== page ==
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There is an a la carte menu at lunch and dinner throughout the week and on Saturday evenings, as well as a shorter brunch menu on Saturday mornings and Sundays (offering French toast for £10, a burger at £15, black pudding and pork hash (£10) as well as a few other dishes).  They have an impressive craft (mostly keg) beer collection, with a wide range of options focusing on London brewers, including Beavertown, Fourpure and Kernel (along with some stronger beers from the excellent Scottish brewers Harviestoun).  Having heard that portion sizes are very generous we skipped starters and moved straight to mains, beginning with smoked pork belly, tattie scone, black pudding & apple, beurre blanc  (£18).  The large round of belly was served on top of the tattie scone and black pudding, it came decorated with a slice of chicory which added a hint of much needed acidity and bitterness, counteracting all of the rich, fatty flavours in the dish.  The pork was only lightly smoked which allowed the nutty complexity of the belly flavours to come through, and the gelatinous fat was wonderfully sticky.  The black pudding was peppery and its crunchy texture combined well with the pork.  I thought the beurre blanc brought the dish together well – I was worried that it might make the dish overly rich, but whilst of course being very buttery, it had been made with a good slug of wine which added sharpness.  The only disappointment was the tattie scone which had been made with too much flour and then fried for too long so that it was chewy and doughy.

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Keen to try one of Rankin’s recent experimentations with Korean food, we followed with smoked duck, kimchi, hash cake & fried egg (£18).  Again, the smoking of the duck was spot on, it added interest and depth to the meat but didn’t mask it’s natural flavour; the kimchi had a nice chilli kick and brought much needed tartness to all of the bold flavours.  The hash cake was crispy and well seasoned, it brought the dish together very well.  Service was friendly, hip and efficient.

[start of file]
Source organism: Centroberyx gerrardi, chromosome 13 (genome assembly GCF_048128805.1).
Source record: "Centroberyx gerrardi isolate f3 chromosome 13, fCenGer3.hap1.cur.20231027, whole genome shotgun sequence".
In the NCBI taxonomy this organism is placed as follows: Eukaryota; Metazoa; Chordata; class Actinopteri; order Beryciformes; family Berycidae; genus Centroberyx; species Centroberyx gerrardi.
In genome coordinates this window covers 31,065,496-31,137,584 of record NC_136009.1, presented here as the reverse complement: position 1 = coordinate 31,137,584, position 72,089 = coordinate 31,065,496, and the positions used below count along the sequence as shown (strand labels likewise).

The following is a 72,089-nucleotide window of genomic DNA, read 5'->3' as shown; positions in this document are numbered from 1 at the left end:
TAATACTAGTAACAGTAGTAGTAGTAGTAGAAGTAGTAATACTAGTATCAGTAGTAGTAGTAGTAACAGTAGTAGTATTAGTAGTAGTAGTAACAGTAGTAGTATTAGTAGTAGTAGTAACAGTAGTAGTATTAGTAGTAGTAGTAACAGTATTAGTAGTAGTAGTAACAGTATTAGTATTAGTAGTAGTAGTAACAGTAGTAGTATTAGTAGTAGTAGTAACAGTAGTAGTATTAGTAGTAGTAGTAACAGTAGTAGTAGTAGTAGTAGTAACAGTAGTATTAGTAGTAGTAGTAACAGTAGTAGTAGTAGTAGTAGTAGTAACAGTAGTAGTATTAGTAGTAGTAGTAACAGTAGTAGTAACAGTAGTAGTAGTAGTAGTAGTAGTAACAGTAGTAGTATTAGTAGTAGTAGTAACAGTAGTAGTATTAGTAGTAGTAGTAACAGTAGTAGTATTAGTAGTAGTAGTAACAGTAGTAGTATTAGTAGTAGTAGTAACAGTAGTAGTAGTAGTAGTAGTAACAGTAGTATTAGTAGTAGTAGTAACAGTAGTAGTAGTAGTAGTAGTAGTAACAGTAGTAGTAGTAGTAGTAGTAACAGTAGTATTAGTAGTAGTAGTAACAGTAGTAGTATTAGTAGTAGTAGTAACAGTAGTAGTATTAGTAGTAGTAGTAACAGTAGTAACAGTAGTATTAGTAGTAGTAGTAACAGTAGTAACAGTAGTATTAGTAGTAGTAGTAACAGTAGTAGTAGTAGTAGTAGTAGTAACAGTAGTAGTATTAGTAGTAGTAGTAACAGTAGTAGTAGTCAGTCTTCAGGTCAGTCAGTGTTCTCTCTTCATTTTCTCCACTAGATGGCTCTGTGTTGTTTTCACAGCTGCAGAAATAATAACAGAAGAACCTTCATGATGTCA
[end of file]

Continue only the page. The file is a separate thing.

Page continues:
Verdict: Neil Rankin is a master of the barbecue 8.5/10

 


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More reviews – no. 3

Smoking Goat
7 Denmark Street, WC2H 8LZ
Nearest tube: Tottenham Court Road
map
Click to add a blog post for Smoking Goat on Zomato
The food at Smoking Goat isn’t finger-licking good, it’s fist-and-wrist-and-possibly-elbow-and-knee-licking good.” Marina O’Loughlin, The Guardian

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The smoking goat opened last autumn and its rough and tumble, messy Northern Thai street food has received a lot of attention since then, with favourable reviews from Marina, Fay and even a minor royal.  Head chef Seb Holmes was poached from another Thai kitchen, the Begging Bowl in Peckham, and is joined by Gino Tighe who previously worked at The Quality Chophouse.  It is situated in a former Soho dive bar – space is tight with around 40 covers, most of which are seated around the bar  and the smell of the smoky wood ember barbecue permeates the whole room.  They employ the requisite no bookings policy and score extra hipster points for having no phone or website.  A lot of reviews have focused on the queuing, darkness and noise, but I didn’t encounter problems with any of these: I arrived early (just before 7pm) and was seated straight away; for me, the atmosphere was fun and buzzy.  The menu is short and sweet with a handful of choices for each course – starters are up to £6 and mains £15-20.